Then, while walking along the trail with Big-e, another guy dropped in on us. Literally. He fell out of the sky! Well, it was a controlled fall, from a paraglider who came in for the landing. I was jealous. I want to do that, and it looked so friggin' cool! The paraglider told us he'd been up in the air for about an hour, rising as high as 9,000 feet until descending to our location at 3,000 feet above sea level.

Then, I passed the biggest milestone to date: At 26.5 miles from the border, I passed the 1% mark of the Pacific Crest Trail. Only 99% left to go!

The Cottonwood Creek was the first "dangerous" river crossing, requiring a delicate balancing act across a thin board laid across the creek. The water was a couple of feet deep--not dangerous, but certainly enough to get quite wet if one were to fall in. My guidebook describes this creek as being seasonal--it seemed shocking that a creek with this much water would dry up, but apparently it does. They did say that water is particularly plentiful this year, however, and I guess this is the proof.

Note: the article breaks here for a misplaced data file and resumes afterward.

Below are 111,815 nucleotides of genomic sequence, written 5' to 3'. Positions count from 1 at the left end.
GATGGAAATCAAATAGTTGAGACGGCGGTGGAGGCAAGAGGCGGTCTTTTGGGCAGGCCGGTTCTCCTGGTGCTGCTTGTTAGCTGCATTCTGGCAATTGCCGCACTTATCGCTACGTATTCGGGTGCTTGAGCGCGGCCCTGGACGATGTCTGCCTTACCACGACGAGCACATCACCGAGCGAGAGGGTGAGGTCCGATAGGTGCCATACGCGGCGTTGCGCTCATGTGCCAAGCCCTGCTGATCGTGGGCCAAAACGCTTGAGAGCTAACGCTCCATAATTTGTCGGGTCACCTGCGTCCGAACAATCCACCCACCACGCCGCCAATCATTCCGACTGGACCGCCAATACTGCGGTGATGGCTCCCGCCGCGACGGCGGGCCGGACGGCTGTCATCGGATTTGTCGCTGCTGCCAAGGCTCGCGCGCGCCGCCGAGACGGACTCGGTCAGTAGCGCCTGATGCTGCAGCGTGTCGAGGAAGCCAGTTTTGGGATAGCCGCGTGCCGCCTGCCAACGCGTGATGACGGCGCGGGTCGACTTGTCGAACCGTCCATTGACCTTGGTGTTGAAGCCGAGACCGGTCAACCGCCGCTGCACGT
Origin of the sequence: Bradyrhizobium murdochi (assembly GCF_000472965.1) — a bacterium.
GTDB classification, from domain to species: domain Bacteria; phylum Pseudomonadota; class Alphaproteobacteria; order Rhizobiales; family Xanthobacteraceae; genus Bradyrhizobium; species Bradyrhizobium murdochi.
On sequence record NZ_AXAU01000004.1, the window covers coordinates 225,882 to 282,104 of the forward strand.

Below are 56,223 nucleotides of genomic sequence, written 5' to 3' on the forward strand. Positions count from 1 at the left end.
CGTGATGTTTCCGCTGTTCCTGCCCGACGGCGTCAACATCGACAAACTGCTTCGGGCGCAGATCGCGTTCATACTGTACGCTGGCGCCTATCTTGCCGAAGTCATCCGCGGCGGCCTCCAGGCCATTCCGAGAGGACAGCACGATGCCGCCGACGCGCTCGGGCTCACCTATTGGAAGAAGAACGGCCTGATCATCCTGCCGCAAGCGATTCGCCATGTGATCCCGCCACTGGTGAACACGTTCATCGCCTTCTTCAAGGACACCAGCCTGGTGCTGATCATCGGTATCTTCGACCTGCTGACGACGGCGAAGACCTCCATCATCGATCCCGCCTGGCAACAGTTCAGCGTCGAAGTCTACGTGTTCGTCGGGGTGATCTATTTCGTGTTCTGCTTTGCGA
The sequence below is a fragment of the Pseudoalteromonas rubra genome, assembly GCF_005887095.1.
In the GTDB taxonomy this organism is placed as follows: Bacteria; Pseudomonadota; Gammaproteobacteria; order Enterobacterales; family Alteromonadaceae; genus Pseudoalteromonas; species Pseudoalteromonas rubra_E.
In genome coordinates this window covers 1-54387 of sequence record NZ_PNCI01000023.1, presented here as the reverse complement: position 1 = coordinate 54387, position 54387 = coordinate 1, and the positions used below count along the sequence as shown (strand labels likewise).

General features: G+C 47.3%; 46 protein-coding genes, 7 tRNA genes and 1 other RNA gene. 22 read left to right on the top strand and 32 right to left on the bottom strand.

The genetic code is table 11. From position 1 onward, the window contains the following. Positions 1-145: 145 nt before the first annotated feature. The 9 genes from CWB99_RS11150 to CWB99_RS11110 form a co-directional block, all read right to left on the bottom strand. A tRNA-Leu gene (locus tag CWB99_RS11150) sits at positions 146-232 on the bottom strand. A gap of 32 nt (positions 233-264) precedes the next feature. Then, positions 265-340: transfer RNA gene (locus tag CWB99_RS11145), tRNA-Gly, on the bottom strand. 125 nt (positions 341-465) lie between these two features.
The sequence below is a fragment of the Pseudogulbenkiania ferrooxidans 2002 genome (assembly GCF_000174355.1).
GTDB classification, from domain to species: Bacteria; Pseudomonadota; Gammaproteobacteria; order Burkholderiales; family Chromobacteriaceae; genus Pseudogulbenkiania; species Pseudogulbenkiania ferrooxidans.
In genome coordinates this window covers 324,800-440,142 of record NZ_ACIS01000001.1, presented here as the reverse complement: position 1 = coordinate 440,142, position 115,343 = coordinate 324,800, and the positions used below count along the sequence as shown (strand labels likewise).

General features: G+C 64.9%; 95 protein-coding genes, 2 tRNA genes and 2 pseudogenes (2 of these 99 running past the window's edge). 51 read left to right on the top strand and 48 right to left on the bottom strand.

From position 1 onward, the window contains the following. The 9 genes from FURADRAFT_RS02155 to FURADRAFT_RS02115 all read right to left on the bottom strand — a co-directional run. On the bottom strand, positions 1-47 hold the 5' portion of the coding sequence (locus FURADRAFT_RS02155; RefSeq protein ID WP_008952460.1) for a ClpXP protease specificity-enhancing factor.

I reached Boulder Oaks Road, but Amanda hadn't arrived yet so I laid out in the shade under a tree and make myself comfortable, checking e-mail and reading magazines until she arrived. Two hikers I spotted walking down the road I called out to, asking if they were looking for the trail. The trail crossed the road here, and followed parallel to it, but it appeared they had missed it. Yes, they were looking for the trail, and I pointed them to the other side of the road. They asked if I was sitting out there just to direct hikers like themselves. "No, just waiting for my girl. You're lucky she hasn't showed up yet!"